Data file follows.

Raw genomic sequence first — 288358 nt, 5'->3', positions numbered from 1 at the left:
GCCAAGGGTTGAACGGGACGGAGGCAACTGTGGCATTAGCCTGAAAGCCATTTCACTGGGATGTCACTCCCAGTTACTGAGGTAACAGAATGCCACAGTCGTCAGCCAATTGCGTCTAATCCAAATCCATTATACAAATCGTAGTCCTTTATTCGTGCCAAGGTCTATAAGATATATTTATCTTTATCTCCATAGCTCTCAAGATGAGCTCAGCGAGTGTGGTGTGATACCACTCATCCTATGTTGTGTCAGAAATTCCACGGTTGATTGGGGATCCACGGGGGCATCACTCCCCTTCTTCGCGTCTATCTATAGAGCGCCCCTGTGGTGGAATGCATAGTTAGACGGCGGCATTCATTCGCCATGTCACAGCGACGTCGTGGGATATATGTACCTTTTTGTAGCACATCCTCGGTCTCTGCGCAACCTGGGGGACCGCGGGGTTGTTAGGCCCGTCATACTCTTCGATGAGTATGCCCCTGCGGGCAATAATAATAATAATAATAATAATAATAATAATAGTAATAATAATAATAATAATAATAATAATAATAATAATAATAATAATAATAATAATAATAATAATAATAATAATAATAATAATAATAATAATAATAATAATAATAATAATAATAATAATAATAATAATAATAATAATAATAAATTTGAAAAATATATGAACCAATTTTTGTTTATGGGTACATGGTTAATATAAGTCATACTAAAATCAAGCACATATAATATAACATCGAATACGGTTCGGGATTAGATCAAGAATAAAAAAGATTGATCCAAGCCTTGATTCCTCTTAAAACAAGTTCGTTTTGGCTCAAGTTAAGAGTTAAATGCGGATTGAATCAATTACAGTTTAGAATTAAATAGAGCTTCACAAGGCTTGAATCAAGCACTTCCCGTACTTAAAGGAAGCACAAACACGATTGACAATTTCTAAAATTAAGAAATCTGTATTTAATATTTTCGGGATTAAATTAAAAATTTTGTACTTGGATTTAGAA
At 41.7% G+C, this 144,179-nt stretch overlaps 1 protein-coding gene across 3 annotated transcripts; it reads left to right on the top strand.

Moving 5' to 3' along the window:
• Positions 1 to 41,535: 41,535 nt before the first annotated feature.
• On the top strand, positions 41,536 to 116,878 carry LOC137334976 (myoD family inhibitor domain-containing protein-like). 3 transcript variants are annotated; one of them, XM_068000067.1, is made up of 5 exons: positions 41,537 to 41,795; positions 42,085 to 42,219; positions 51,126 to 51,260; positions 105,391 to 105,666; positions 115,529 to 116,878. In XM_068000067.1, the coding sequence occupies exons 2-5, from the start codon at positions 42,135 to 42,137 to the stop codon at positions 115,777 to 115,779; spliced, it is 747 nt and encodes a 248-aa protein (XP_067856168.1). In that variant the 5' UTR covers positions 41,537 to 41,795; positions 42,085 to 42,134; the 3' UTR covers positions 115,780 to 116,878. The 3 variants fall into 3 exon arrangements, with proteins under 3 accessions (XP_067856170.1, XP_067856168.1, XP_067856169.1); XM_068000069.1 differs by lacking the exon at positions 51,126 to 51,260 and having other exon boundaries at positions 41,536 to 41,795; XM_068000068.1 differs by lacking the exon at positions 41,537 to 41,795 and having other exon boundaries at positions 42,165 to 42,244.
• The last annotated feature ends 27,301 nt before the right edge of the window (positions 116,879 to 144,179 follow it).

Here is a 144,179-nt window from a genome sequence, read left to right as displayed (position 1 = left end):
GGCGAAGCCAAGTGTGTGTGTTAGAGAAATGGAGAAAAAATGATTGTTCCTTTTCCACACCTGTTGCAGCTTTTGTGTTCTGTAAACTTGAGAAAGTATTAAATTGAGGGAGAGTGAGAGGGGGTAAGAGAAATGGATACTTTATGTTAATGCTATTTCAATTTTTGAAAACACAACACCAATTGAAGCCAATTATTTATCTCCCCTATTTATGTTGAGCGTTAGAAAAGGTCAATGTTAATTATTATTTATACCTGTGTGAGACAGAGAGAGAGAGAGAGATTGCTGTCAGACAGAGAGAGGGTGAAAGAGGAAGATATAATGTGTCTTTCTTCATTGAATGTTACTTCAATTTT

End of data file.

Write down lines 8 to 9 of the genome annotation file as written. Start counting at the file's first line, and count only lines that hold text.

Here is a 144,179-nt window from a genome sequence, read left to right as displayed (position 1 = left end):
GGCGAAGCCAAGTGTGTGTGTTAGAGAAATGGAGAAAAAATGATTGTTCCTTTTCCACACCTGTTGCAGCTTTTGTGTTCTGTAAACTTGAGAAAGTATTAAATTGAGGGAGAGTGAGAGGGGGTAAGAGAAATGGATACTTTATGTTAATGCTATTTCAATTTTTGAAAACACAACACCAATTGAAGCCAATTATTTATCTCCCCTATTTATGTTGAGCGTTAGAAAAGGTCAATGTTAATTATTATTTATACCTGTGTGAGACAGAGAGAGAGAGAGAGATTGCTGTCAGACAGAGAGAGGGTGAAAGAGGAAGATATAATGTGTCTTTCTTCATTGAATGTTACTTCAATTTT